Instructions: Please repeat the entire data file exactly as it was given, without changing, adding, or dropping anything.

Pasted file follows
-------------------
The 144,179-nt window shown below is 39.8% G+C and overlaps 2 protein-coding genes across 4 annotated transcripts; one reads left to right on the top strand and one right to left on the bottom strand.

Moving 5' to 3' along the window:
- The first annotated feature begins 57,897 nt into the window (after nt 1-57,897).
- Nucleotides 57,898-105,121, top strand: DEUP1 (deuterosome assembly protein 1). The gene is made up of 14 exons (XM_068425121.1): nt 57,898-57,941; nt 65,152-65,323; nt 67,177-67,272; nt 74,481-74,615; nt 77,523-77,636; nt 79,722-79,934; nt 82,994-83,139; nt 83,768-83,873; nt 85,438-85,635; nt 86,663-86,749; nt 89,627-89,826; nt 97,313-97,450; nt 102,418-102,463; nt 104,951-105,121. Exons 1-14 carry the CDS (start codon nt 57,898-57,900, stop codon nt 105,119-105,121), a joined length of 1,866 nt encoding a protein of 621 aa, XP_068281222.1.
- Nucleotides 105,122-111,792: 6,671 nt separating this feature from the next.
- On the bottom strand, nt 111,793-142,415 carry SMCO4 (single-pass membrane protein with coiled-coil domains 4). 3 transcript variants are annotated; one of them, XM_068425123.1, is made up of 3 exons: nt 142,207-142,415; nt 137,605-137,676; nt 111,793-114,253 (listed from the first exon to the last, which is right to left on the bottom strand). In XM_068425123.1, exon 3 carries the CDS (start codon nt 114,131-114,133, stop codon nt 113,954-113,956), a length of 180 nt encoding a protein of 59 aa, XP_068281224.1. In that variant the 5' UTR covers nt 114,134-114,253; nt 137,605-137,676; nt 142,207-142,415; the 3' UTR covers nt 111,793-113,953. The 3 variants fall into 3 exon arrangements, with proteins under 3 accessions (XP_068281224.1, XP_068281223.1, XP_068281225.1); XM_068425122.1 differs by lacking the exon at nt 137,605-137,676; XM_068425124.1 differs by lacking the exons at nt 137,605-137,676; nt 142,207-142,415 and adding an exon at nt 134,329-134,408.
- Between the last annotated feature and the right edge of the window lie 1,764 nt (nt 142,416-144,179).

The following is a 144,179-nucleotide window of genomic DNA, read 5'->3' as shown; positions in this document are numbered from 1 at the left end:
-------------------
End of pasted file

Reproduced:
The 144,179-nt window shown below is 39.8% G+C and overlaps 2 protein-coding genes across 4 annotated transcripts; one reads left to right on the top strand and one right to left on the bottom strand.

Moving 5' to 3' along the window:
- The first annotated feature begins 57,897 nt into the window (after nt 1-57,897).
- Nucleotides 57,898-105,121, top strand: DEUP1 (deuterosome assembly protein 1). The gene is made up of 14 exons (XM_068425121.1): nt 57,898-57,941; nt 65,152-65,323; nt 67,177-67,272; nt 74,481-74,615; nt 77,523-77,636; nt 79,722-79,934; nt 82,994-83,139; nt 83,768-83,873; nt 85,438-85,635; nt 86,663-86,749; nt 89,627-89,826; nt 97,313-97,450; nt 102,418-102,463; nt 104,951-105,121. Exons 1-14 carry the CDS (start codon nt 57,898-57,900, stop codon nt 105,119-105,121), a joined length of 1,866 nt encoding a protein of 621 aa, XP_068281222.1.
- Nucleotides 105,122-111,792: 6,671 nt separating this feature from the next.
- On the bottom strand, nt 111,793-142,415 carry SMCO4 (single-pass membrane protein with coiled-coil domains 4). 3 transcript variants are annotated; one of them, XM_068425123.1, is made up of 3 exons: nt 142,207-142,415; nt 137,605-137,676; nt 111,793-114,253 (listed from the first exon to the last, which is right to left on the bottom strand). In XM_068425123.1, exon 3 carries the CDS (start codon nt 114,131-114,133, stop codon nt 113,954-113,956), a length of 180 nt encoding a protein of 59 aa, XP_068281224.1. In that variant the 5' UTR covers nt 114,134-114,253; nt 137,605-137,676; nt 142,207-142,415; the 3' UTR covers nt 111,793-113,953. The 3 variants fall into 3 exon arrangements, with proteins under 3 accessions (XP_068281224.1, XP_068281223.1, XP_068281225.1); XM_068425122.1 differs by lacking the exon at nt 137,605-137,676; XM_068425124.1 differs by lacking the exons at nt 137,605-137,676; nt 142,207-142,415 and adding an exon at nt 134,329-134,408.
- Between the last annotated feature and the right edge of the window lie 1,764 nt (nt 142,416-144,179).

The following is a 144,179-nucleotide window of genomic DNA, read 5'->3' as shown; positions in this document are numbered from 1 at the left end: